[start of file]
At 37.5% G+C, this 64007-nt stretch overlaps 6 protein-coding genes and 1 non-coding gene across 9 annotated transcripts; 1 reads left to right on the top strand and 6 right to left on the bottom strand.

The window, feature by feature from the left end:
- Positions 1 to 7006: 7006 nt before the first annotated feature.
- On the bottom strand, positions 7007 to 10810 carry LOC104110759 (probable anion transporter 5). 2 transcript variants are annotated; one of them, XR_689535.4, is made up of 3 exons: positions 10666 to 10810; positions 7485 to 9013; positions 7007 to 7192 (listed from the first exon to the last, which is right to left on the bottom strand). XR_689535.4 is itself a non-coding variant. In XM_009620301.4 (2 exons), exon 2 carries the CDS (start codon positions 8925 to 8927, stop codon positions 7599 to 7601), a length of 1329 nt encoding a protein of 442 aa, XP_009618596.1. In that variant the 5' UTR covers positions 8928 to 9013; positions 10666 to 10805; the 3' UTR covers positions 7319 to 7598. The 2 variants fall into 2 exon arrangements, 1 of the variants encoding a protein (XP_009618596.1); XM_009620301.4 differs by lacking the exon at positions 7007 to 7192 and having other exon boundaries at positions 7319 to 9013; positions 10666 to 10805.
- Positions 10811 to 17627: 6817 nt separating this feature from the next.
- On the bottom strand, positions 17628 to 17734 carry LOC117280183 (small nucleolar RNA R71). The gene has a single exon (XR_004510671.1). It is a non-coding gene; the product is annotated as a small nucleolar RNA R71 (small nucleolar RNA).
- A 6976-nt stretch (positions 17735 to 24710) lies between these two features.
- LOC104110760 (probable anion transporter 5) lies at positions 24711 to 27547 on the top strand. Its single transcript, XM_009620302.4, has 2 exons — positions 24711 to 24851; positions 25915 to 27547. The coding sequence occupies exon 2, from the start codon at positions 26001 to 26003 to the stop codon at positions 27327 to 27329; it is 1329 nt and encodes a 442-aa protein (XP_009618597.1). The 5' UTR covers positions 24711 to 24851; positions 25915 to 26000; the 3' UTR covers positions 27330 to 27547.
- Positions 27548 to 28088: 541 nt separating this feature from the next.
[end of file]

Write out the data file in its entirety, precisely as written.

At 37.5% G+C, this 64007-nt stretch overlaps 6 protein-coding genes and 1 non-coding gene across 9 annotated transcripts; 1 reads left to right on the top strand and 6 right to left on the bottom strand.

The window, feature by feature from the left end:
- Positions 1 to 7006: 7006 nt before the first annotated feature.
- On the bottom strand, positions 7007 to 10810 carry LOC104110759 (probable anion transporter 5). 2 transcript variants are annotated; one of them, XR_689535.4, is made up of 3 exons: positions 10666 to 10810; positions 7485 to 9013; positions 7007 to 7192 (listed from the first exon to the last, which is right to left on the bottom strand). XR_689535.4 is itself a non-coding variant. In XM_009620301.4 (2 exons), exon 2 carries the CDS (start codon positions 8925 to 8927, stop codon positions 7599 to 7601), a length of 1329 nt encoding a protein of 442 aa, XP_009618596.1. In that variant the 5' UTR covers positions 8928 to 9013; positions 10666 to 10805; the 3' UTR covers positions 7319 to 7598. The 2 variants fall into 2 exon arrangements, 1 of the variants encoding a protein (XP_009618596.1); XM_009620301.4 differs by lacking the exon at positions 7007 to 7192 and having other exon boundaries at positions 7319 to 9013; positions 10666 to 10805.
- Positions 10811 to 17627: 6817 nt separating this feature from the next.
- On the bottom strand, positions 17628 to 17734 carry LOC117280183 (small nucleolar RNA R71). The gene has a single exon (XR_004510671.1). It is a non-coding gene; the product is annotated as a small nucleolar RNA R71 (small nucleolar RNA).
- A 6976-nt stretch (positions 17735 to 24710) lies between these two features.
- LOC104110760 (probable anion transporter 5) lies at positions 24711 to 27547 on the top strand. Its single transcript, XM_009620302.4, has 2 exons — positions 24711 to 24851; positions 25915 to 27547. The coding sequence occupies exon 2, from the start codon at positions 26001 to 26003 to the stop codon at positions 27327 to 27329; it is 1329 nt and encodes a 442-aa protein (XP_009618597.1). The 5' UTR covers positions 24711 to 24851; positions 25915 to 26000; the 3' UTR covers positions 27330 to 27547.
- Positions 27548 to 28088: 541 nt separating this feature from the next.